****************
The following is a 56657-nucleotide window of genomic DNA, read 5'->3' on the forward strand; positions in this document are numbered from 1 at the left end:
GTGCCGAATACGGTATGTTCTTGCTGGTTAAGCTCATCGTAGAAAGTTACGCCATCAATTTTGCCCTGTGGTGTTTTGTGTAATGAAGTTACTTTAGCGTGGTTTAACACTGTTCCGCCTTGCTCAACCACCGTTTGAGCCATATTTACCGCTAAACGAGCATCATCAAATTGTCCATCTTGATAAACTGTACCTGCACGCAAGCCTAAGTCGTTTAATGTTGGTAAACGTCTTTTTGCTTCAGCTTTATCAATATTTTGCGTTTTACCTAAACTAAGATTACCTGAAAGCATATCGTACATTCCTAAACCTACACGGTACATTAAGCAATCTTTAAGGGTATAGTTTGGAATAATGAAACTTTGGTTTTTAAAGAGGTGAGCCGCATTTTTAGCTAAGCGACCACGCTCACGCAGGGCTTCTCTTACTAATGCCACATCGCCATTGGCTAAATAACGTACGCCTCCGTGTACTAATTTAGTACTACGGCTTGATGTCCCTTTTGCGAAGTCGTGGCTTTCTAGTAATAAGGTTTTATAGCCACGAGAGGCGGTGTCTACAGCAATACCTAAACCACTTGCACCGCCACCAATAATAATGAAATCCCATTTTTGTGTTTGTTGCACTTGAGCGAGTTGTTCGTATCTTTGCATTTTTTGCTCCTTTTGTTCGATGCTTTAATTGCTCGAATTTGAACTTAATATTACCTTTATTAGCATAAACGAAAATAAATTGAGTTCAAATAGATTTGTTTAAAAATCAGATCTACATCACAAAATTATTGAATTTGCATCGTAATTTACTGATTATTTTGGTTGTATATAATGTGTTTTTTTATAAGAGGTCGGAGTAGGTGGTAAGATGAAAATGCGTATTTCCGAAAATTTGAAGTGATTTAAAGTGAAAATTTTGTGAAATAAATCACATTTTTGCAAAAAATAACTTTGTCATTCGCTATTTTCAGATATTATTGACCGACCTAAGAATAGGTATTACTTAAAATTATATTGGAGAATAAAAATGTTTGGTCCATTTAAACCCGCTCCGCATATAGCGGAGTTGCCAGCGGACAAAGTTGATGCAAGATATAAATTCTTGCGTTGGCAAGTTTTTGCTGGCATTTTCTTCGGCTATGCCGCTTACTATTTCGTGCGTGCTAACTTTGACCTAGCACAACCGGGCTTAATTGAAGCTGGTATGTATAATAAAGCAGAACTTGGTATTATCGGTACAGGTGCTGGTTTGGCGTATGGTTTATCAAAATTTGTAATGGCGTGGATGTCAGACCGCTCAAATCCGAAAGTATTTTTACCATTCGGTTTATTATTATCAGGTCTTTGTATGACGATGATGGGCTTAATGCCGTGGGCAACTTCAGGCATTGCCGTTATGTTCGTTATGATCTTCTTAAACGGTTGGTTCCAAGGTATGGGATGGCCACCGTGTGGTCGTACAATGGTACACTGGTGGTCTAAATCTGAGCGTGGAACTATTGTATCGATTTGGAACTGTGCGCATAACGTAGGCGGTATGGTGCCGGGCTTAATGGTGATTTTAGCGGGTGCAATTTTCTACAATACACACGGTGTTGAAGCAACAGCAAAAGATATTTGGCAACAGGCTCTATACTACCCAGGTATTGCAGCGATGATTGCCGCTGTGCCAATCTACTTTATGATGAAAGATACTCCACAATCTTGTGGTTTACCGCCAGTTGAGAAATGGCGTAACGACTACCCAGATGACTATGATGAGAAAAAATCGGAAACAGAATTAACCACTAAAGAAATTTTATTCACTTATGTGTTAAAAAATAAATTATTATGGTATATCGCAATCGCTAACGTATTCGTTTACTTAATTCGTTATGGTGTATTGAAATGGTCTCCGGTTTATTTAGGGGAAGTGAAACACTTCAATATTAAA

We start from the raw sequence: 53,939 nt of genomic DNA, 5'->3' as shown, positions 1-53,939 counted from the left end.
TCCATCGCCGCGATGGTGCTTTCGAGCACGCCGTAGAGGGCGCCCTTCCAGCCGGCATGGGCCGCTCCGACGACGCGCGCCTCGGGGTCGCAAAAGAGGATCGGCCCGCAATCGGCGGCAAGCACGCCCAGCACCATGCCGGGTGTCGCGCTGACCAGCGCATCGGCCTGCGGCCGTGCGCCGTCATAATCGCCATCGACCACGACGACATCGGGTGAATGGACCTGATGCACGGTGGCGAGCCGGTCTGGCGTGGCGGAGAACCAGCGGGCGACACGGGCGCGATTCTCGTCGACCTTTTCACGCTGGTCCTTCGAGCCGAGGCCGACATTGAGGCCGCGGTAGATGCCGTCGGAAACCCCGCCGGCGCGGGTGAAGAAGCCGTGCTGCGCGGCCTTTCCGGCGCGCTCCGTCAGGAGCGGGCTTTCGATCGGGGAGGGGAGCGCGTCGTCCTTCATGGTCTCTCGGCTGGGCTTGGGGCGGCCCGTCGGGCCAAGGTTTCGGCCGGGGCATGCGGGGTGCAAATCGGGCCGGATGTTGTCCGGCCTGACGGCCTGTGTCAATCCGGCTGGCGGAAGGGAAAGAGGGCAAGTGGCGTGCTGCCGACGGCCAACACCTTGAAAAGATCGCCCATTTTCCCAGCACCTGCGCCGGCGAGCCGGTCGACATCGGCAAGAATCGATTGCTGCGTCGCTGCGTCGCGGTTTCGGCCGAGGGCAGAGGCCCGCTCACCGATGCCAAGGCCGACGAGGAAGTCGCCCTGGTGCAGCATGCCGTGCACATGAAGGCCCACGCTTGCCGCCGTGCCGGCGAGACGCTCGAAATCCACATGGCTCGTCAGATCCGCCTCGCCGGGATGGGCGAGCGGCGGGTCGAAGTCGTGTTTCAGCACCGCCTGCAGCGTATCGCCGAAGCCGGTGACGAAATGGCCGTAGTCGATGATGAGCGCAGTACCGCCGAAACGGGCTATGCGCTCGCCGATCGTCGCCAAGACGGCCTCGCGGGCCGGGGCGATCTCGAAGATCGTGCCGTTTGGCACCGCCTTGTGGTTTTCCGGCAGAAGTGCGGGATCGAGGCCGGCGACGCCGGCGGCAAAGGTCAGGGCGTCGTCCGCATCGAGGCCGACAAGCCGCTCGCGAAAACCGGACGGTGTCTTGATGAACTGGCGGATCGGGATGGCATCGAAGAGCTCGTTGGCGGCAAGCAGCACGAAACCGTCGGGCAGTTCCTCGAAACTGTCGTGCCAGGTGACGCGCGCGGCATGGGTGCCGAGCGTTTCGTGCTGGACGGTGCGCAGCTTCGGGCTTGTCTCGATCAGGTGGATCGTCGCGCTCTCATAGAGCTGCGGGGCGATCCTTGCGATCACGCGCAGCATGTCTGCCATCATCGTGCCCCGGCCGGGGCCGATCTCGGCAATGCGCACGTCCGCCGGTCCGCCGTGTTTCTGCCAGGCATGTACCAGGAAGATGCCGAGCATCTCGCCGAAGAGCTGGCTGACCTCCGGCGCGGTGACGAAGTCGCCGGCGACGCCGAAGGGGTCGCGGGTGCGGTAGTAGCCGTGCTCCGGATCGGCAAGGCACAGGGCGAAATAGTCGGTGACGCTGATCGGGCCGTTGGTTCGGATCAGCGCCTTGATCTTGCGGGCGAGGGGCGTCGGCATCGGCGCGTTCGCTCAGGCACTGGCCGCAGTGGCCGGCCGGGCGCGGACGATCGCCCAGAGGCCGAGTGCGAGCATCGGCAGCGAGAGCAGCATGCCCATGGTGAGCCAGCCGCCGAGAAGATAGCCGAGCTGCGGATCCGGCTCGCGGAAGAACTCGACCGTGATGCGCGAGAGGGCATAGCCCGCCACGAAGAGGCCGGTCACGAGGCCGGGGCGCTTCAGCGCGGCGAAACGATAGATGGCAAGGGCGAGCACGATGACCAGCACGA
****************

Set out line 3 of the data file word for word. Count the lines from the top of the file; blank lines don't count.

We start from the raw sequence: 53,939 nt of genomic DNA, 5'->3' as shown, positions 1-53,939 counted from the left end.